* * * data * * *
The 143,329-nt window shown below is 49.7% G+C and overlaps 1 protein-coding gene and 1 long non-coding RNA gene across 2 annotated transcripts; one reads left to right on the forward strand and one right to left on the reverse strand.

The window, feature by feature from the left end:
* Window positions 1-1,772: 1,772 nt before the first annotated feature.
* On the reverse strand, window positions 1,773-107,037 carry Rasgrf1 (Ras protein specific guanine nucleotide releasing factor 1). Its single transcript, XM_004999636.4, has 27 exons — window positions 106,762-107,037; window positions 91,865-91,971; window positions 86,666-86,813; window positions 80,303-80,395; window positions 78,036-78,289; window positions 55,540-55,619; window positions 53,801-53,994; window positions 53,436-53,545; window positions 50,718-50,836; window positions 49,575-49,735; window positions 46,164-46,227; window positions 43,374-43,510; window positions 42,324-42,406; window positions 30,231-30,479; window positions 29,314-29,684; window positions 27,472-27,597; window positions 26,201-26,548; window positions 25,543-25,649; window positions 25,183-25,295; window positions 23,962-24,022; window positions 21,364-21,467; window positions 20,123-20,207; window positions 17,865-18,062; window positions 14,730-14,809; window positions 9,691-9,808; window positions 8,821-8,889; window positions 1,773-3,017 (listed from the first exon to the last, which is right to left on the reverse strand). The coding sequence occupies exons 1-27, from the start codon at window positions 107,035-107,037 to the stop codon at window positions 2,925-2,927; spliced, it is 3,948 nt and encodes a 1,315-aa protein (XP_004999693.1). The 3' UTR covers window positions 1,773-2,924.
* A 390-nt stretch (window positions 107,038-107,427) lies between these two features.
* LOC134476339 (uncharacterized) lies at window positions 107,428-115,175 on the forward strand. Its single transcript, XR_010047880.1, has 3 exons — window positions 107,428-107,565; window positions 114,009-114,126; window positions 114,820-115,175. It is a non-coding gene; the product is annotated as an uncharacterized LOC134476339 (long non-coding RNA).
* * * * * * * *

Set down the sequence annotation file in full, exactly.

The 143,329-nt window shown below is 49.7% G+C and overlaps 1 protein-coding gene and 1 long non-coding RNA gene across 2 annotated transcripts; one reads left to right on the forward strand and one right to left on the reverse strand.

The window, feature by feature from the left end:
* Window positions 1-1,772: 1,772 nt before the first annotated feature.
* On the reverse strand, window positions 1,773-107,037 carry Rasgrf1 (Ras protein specific guanine nucleotide releasing factor 1). Its single transcript, XM_004999636.4, has 27 exons — window positions 106,762-107,037; window positions 91,865-91,971; window positions 86,666-86,813; window positions 80,303-80,395; window positions 78,036-78,289; window positions 55,540-55,619; window positions 53,801-53,994; window positions 53,436-53,545; window positions 50,718-50,836; window positions 49,575-49,735; window positions 46,164-46,227; window positions 43,374-43,510; window positions 42,324-42,406; window positions 30,231-30,479; window positions 29,314-29,684; window positions 27,472-27,597; window positions 26,201-26,548; window positions 25,543-25,649; window positions 25,183-25,295; window positions 23,962-24,022; window positions 21,364-21,467; window positions 20,123-20,207; window positions 17,865-18,062; window positions 14,730-14,809; window positions 9,691-9,808; window positions 8,821-8,889; window positions 1,773-3,017 (listed from the first exon to the last, which is right to left on the reverse strand). The coding sequence occupies exons 1-27, from the start codon at window positions 107,035-107,037 to the stop codon at window positions 2,925-2,927; spliced, it is 3,948 nt and encodes a 1,315-aa protein (XP_004999693.1). The 3' UTR covers window positions 1,773-2,924.
* A 390-nt stretch (window positions 107,038-107,427) lies between these two features.
* LOC134476339 (uncharacterized) lies at window positions 107,428-115,175 on the forward strand. Its single transcript, XR_010047880.1, has 3 exons — window positions 107,428-107,565; window positions 114,009-114,126; window positions 114,820-115,175. It is a non-coding gene; the product is annotated as an uncharacterized LOC134476339 (long non-coding RNA).